FE&D Action Requires Testimony
In a decision rendered on September 1, 2020, the 10th District Court of Appeals held in T & R Properties, Inc. v Traci Wimberly, No. 19AP-567, that when the defendant in a forcible entry and detainer action fails to appear, R.C. 1923.07 requires the municipal court to try the case as though the defendant was present. The Court found that Civ. R. 43 applies to forcible entry and detainer actions and requires that testimony be given in open court, unless an exception applies.
The decision overruled Oakbrook Realty Corp. v. Blout, 48 Ohio App.3d 69, 548 N.E.2d 305 (10th Dist.1988), to the extent it has been interpreted as permitting the municipal court to grant judgment on a forcible entry and detainer claim relying solely on statements contained in an affidavit without any testimony being offered in open court.
Lawyers representing either side in FE&D actions will want to read this decision. It provides extensive analysis of Civ.R. 43 and its applicability to forcible entry and detainer actions.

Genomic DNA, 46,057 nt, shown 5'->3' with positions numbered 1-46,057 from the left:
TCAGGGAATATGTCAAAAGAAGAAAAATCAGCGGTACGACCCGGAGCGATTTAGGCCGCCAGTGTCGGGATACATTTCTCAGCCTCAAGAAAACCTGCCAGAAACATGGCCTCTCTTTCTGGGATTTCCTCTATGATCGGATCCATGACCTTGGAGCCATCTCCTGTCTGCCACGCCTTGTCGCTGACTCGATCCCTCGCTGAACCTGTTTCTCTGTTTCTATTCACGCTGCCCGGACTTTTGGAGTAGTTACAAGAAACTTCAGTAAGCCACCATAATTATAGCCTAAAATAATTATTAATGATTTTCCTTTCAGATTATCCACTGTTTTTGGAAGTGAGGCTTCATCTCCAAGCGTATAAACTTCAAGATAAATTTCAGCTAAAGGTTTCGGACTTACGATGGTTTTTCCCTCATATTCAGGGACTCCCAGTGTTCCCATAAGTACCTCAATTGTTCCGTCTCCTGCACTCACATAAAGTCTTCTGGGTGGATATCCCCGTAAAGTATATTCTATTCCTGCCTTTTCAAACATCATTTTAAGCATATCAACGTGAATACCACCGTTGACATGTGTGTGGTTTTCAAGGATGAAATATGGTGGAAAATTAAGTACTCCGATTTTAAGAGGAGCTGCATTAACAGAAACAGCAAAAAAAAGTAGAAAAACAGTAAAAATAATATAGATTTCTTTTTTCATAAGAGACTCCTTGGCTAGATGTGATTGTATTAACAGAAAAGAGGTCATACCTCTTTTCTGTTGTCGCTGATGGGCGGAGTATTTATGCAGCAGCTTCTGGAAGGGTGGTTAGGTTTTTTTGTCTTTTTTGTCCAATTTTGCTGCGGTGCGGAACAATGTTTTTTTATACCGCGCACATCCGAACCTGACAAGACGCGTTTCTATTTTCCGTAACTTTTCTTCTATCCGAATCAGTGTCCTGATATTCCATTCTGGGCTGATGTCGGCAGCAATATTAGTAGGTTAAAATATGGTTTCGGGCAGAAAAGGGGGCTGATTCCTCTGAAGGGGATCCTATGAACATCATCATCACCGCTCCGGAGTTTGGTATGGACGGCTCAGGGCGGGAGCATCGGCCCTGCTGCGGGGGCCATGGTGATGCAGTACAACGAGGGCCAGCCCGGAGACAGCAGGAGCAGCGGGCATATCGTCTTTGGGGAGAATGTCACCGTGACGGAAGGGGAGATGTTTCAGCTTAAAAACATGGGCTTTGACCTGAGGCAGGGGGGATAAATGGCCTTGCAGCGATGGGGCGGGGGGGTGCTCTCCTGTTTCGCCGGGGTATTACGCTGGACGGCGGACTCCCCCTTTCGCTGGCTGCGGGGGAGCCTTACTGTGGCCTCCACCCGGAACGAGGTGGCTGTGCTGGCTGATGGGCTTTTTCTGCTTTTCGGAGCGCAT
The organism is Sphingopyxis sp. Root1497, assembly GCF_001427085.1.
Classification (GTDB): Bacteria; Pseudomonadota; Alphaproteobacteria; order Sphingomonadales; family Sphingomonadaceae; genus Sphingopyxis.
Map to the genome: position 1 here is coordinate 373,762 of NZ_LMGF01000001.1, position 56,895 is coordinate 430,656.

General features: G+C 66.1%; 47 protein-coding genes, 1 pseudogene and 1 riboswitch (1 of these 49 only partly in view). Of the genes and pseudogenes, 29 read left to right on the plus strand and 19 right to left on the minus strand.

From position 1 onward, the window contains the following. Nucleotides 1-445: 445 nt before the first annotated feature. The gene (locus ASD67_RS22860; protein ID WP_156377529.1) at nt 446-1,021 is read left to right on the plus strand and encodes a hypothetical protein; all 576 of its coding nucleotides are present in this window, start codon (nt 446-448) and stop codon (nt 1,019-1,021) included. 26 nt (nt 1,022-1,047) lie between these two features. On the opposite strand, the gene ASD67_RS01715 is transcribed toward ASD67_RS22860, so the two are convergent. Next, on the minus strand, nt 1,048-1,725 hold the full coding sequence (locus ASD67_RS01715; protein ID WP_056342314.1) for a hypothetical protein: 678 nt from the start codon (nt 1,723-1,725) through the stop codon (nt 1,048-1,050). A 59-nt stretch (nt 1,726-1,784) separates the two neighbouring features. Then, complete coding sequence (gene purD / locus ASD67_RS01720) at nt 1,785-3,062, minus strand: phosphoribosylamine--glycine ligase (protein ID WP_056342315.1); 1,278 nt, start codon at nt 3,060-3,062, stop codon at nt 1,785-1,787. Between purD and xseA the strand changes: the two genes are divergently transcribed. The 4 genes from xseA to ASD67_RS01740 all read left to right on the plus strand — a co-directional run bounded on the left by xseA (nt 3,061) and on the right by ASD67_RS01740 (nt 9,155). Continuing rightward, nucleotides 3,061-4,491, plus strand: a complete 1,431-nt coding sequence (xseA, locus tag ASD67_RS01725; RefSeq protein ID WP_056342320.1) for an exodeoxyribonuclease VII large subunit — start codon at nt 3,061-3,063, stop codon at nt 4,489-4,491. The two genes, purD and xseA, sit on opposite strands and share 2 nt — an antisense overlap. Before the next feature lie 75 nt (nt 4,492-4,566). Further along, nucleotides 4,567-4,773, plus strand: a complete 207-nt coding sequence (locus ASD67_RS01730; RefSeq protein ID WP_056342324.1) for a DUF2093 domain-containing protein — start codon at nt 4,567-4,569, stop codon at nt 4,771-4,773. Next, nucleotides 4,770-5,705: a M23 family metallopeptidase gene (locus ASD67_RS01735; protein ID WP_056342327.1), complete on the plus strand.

Misstatement in Application Can Void Policy
In a 6-0 decision the Ohio Supreme Court in Nationwide Mut. Fire Ins. Co. v. Pusser, Slip Opinion No. 2020-Ohio-2778 held that the company’s warning that “making a misstatement in the application could result in cancelling the policy” was sufficient to void the policy ab initio. The Court reversed the 7th District Court of Appeals holding that the phrase “could void the policy” was too ambiguous to decline coverage and held that the “nonmandatory nature” of the word “could” does not change the fact that the company warned a misstatement in the application voids the policy from the beginning.
This decision highlights the importance of heeding the warnings on policy applications to avoid any misstatements in completing the form.